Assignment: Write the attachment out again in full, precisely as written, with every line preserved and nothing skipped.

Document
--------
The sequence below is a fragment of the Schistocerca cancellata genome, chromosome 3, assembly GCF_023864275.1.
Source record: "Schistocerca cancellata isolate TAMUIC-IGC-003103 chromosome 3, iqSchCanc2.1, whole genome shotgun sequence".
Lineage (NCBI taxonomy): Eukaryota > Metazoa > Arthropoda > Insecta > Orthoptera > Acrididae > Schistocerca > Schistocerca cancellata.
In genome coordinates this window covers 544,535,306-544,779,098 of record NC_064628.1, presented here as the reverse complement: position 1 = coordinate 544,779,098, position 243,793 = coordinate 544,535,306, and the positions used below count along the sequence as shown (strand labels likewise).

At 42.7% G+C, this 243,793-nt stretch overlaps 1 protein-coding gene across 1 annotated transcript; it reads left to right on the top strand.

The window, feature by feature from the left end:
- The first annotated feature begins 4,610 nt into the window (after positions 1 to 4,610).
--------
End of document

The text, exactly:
The sequence below is a fragment of the Schistocerca cancellata genome, chromosome 3, assembly GCF_023864275.1.
Source record: "Schistocerca cancellata isolate TAMUIC-IGC-003103 chromosome 3, iqSchCanc2.1, whole genome shotgun sequence".
Lineage (NCBI taxonomy): Eukaryota > Metazoa > Arthropoda > Insecta > Orthoptera > Acrididae > Schistocerca > Schistocerca cancellata.
In genome coordinates this window covers 544,535,306-544,779,098 of record NC_064628.1, presented here as the reverse complement: position 1 = coordinate 544,779,098, position 243,793 = coordinate 544,535,306, and the positions used below count along the sequence as shown (strand labels likewise).

At 42.7% G+C, this 243,793-nt stretch overlaps 1 protein-coding gene across 1 annotated transcript; it reads left to right on the top strand.

The window, feature by feature from the left end:
- The first annotated feature begins 4,610 nt into the window (after positions 1 to 4,610).